• http://twitter.com/stompweb Steven Jones

    I don’t think you’d be having the problem in the first place if you were using..

    // do not save if this is an auto save routine
    if (defined(‘DOING_AUTOSAVE’) && DOING_AUTOSAVE) return $post_id;

    • http://blog.gaijindesign.com/ Lawrie Malen

      I initially considered escaping the whole autosave routine, but that seems more like avoiding the problem than trying to fix it. I’ve had a couple of dramatic moments where, after spending half an hour drafting a blog post, either the browser crashed or I accidentally closed 14 tabs at once and autosave (literally) saved my (figurative) bacon.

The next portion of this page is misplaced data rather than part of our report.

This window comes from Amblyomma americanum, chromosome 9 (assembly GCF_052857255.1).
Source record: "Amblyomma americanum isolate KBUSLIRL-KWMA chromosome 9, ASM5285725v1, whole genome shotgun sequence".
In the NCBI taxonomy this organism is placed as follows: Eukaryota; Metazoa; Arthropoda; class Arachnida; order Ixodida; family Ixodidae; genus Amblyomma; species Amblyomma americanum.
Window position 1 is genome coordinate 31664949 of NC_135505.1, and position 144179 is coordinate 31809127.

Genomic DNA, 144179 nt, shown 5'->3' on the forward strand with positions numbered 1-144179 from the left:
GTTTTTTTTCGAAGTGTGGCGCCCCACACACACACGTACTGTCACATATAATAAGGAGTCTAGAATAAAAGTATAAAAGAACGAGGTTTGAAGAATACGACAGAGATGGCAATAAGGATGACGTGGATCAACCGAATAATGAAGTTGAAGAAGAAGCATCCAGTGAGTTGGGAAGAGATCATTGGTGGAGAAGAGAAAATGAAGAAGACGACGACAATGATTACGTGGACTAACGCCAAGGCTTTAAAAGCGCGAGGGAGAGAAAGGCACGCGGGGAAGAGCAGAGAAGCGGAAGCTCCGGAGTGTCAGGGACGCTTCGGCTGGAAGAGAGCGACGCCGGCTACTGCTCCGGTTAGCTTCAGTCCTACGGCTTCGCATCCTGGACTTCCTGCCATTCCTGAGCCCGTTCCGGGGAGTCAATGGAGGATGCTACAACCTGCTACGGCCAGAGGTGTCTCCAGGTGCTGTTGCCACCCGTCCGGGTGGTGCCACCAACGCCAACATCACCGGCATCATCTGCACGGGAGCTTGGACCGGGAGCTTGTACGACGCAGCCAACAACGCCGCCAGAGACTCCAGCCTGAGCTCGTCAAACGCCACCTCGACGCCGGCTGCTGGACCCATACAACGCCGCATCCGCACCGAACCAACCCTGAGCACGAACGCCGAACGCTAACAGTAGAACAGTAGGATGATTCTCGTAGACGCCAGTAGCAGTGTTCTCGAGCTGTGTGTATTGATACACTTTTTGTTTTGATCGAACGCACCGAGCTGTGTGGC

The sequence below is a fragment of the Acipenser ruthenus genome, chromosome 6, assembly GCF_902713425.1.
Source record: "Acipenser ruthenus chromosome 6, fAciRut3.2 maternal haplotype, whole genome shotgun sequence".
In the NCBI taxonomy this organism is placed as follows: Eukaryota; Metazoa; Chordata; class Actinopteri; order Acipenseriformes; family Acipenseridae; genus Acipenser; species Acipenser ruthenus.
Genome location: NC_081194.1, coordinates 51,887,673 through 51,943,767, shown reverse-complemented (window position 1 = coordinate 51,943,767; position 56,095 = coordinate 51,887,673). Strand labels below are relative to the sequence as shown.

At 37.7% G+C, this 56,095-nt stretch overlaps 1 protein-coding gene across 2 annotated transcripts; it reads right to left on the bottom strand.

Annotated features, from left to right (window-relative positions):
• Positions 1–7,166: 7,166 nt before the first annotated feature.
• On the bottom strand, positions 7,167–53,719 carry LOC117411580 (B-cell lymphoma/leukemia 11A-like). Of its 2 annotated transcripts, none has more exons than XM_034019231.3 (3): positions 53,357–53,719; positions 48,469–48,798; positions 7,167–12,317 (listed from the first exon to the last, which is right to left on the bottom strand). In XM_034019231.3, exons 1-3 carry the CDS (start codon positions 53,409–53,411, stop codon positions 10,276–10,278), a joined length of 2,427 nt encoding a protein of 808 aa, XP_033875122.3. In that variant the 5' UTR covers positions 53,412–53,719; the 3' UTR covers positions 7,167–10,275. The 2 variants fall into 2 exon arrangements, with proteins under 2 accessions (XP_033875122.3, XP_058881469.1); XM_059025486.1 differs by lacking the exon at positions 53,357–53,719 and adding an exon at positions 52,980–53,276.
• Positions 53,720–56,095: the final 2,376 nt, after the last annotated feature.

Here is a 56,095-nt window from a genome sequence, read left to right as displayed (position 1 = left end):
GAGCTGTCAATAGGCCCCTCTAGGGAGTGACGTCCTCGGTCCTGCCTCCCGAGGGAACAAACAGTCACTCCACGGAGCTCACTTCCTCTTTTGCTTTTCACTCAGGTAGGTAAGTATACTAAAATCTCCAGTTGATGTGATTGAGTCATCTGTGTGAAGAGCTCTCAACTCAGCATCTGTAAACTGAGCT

• Sara

    Thanks so much for this great and informative post! I would love, love, love to see screenshots of this in action in the editor … any chance of that?

    Thanks again.

  • http://twitter.com/Glark David T. Cole

    Hi, does this still work with 3.4.1? Nothing new appears in the post edit page (tested with vanilla TwentyEleven to double check it wasn’t a theme/plugin issue).

    • http://twitter.com/Glark David T. Cole

      Found the problem. You have “primecat_init” in the second line and “primcat_init” on the next.

      • http://blog.gaijindesign.com/ Lawrie Malen

        Thanks David, well spotted. I’ve updated the post accordingly.

  • Jacob

    Hi, How can I make the posts primary category link display bold in a sidebar menu?
    Thanks

  • Sara

    Thank you again! I have another question to wrap your super-clever programming brain around: I am working on a site which has a “newspaper” type of front page, with many sections on that page that lists the most recent posts in each category.